On March 13, the NCAA instituted a dead period that will run through April 15, barring coaches from in-person contact with recruits on a college campus, at the prospect’s school, or in their home. Schools were also asked to suspend official visits. Granted, college basketball coaches were already in a dead period, but it was slated to lapse on April 1.
At the moment, any courtship is unfolding in phone conversations, text messages or direct messages via social media. Unwieldy as that might seem, a program could still sign a player to a letter of intent in April. Right?
They could. Until Tuesday, when the National Letter of Intent announced it would mirror the NCAA’s recruiting moratorium.
NLI SUSPENSION DURING THE TEMPORARY RECRUITING DEAD PERIOD pic.twitter.com/thS4FkFflZ— Letter of Intent (@NLIinsider) March 15, 2020
None of this has stopped high-major programs from pursuing the few remaining blue-chips or elite transfer targets. Cumulatively, though, they disrupt the normal courtship process where a player fields calls, sets official visits, and ultimately announces a decision. This also assumes a coach already has clarity on how many roster spots are unfilled.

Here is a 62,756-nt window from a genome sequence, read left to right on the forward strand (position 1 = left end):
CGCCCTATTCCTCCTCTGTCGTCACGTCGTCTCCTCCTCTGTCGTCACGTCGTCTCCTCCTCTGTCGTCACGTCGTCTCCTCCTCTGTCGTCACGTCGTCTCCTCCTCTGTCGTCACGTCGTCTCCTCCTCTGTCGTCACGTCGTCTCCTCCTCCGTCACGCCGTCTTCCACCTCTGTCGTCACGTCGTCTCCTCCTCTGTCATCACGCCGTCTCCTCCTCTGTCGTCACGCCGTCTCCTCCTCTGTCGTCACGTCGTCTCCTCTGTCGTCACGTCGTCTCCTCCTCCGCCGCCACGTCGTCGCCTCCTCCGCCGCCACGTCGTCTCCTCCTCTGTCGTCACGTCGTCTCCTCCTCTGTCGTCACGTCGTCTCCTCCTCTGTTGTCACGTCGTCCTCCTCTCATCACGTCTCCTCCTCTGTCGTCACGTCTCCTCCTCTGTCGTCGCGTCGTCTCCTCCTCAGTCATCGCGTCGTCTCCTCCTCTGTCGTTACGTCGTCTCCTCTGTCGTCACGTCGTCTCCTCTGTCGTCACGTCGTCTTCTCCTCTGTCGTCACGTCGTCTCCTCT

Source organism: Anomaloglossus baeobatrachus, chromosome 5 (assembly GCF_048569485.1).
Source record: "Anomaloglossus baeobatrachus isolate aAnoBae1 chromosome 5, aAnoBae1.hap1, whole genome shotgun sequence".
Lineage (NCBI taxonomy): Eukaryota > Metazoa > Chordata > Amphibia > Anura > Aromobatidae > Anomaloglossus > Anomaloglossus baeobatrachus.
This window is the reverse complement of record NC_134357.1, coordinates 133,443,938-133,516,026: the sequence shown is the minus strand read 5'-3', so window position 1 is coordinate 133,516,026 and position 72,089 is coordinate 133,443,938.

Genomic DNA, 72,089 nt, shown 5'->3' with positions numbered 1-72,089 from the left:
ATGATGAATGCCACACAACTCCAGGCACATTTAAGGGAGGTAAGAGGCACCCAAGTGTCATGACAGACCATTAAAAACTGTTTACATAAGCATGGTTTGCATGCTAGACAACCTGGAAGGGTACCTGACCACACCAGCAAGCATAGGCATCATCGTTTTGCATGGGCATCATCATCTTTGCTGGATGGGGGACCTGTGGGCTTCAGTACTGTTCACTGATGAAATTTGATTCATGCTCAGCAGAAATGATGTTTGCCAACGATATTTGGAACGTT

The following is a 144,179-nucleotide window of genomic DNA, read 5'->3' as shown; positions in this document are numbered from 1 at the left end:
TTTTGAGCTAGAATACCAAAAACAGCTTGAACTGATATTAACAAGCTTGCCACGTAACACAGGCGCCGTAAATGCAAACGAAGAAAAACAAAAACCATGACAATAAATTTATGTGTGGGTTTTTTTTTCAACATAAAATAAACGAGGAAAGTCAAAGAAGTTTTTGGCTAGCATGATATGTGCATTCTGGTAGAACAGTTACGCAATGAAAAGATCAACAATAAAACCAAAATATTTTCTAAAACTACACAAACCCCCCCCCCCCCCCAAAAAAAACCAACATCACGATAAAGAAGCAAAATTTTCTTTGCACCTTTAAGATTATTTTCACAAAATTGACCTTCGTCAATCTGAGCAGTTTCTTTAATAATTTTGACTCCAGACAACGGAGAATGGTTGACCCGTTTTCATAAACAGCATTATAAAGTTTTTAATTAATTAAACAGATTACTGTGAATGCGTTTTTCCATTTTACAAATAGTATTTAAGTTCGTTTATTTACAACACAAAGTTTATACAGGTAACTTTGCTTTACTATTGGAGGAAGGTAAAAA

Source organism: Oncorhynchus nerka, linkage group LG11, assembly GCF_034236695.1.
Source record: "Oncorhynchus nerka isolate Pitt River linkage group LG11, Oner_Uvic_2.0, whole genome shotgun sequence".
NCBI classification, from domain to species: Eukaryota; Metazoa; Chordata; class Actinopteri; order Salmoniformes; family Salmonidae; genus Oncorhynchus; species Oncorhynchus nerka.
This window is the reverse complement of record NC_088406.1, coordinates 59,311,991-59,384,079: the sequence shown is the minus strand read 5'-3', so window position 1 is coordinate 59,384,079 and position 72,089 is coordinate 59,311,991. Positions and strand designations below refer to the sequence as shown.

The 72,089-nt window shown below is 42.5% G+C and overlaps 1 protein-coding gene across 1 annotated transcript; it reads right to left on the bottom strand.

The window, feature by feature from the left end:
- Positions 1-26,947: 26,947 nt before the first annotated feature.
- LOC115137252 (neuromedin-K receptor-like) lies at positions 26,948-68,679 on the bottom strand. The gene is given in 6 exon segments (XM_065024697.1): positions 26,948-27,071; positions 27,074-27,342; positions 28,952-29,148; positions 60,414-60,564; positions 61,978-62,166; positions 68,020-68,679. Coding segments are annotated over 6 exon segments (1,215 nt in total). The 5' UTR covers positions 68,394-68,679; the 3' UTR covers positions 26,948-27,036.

For some coaches, bringing aboard a transfer isn’t an expedited process. They not only need to vet film and look over analytics but assess how easily a veteran will mesh with their program’s culture. How flexible will that player be if the role they are given diverges from what they envisioned? During a visit, how much chemistry exists between that player and those with sweat equity invested? And if you’re a player, how much patience do you show as this plays out?
Where does this leave Mizzou?
Let’s be clear: Cuonzo Martin doesn’t need to fill his lone scholarship with a transfer.
The likelihood of landing a high-caliber prep prospect, however, seems remote. Per reports, the Tigers have faded in the race for Josh Christopher, who seems likely to pick Arizona State or Michigan. MU also kicked the tires on Donovan Williams, a four-star guard who decommitted from Nebraska, but never extended an offer.
Over his first three seasons on the job, Martin’s plucked an impact player looking for a fresh start: Kassius Robertson, Mark Smith and Dru Smith. And last April, Mizzou made a concerted push for Eric Williams Jr., a Duquesne transfer and Michigan native, who ultimately landed with Oregon. The question is whether that player is currently available or attainable.